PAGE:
As the turbulent economy drives up education loan defaults and college graduates find it difficult to enter the employment market, an increasing number of students are gambling on less-expensive schools and courses in trying to avoid needing to take on massive debt, writes Melissa Korn in the Wall Street Journal.
A report of about 1,600 students and parents from student-loan company Sallie Mae shows that more students are choosing lower-cost public colleges or commuting to schools from home to save on housing expenses.
Families across all income brackets are spending 9% less on college in 2010-11 compared to the previous year, based on the report. High-income families cut their college spending by 18%, to $25,760.
Having a college degree undeniably gives candidates an advantage in the employment market. And the stats back it up. The unemployment rate for people with a bachelor’s degree was 4.9% last month, compared with 10.5% for high-school graduates without any degree, according to the Bureau of Labor Statistics.
“When a work recruiter examines an Ivy League degree, they will usually view it more carefully,” says Elena Bajic, founder and CEO of Ivy Exec, a web-based executive job search site, reports Mark Koba at CNBC.com.
“An Ivy League education makes a candidate stick out, even before a recruiter foretells them.”
Besides a high-profile degree, Ivy League schools provide a social network that other schools can’t duplicate-emphasizing it’s whom you know as much as what you know, says Brian Eberman, CEO of StudentAdvisor.com, instruction comparison site.
“From an undergraduate perspective, the main advantage of Harvard or Yale is the connections that college creates between your students and their peers,” Eberman explains.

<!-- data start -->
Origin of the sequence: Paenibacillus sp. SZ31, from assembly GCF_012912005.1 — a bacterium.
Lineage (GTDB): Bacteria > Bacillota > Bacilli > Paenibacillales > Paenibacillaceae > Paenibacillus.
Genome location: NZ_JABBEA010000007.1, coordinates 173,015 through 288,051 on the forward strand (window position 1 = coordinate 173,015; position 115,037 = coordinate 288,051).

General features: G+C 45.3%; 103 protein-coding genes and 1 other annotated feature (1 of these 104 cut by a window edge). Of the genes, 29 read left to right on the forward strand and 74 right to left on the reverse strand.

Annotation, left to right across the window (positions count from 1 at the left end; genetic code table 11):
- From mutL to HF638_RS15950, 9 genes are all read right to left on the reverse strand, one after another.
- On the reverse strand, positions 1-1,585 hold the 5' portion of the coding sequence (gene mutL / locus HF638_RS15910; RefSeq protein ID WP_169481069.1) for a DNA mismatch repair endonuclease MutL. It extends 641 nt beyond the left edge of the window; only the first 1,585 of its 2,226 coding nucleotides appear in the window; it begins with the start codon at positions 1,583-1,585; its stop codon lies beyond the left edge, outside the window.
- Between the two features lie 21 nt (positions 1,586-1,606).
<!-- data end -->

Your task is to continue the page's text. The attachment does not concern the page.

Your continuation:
“Those connections can be very valuable over time when it comes to jobs and salaries.”
But a degree from a private college also is expensive and piles on debt. The typical debt load for students who got loans hit a record $27,200 for the class that graduated this year, says Mark Kantrowitz, publisher of student-aid websites Fastweb.com and FinAid.org.
That comes as general per capita debt reached $47,260 within the second quarter, an amount that has been dropping in recent years, according to the Federal Reserve Bank of New York.
Good news for all those students which are trying to avoid these huge debts – not everybody who wants to climb the corporate ladder needs to be an Ivy Leaguer. And that\’s according to Katherine Cohen, CEO and founding father of IvyWise, a private college admissions counseling company located in Manhattan.
“A lot of our nation’s political leaders and Fortune 500 CEOs came out of Ivy League schools, but there are still many more who did not and succeeded,” Cohen explains. “Employers tend to be more interested now in what a student has made of his or her college experience.”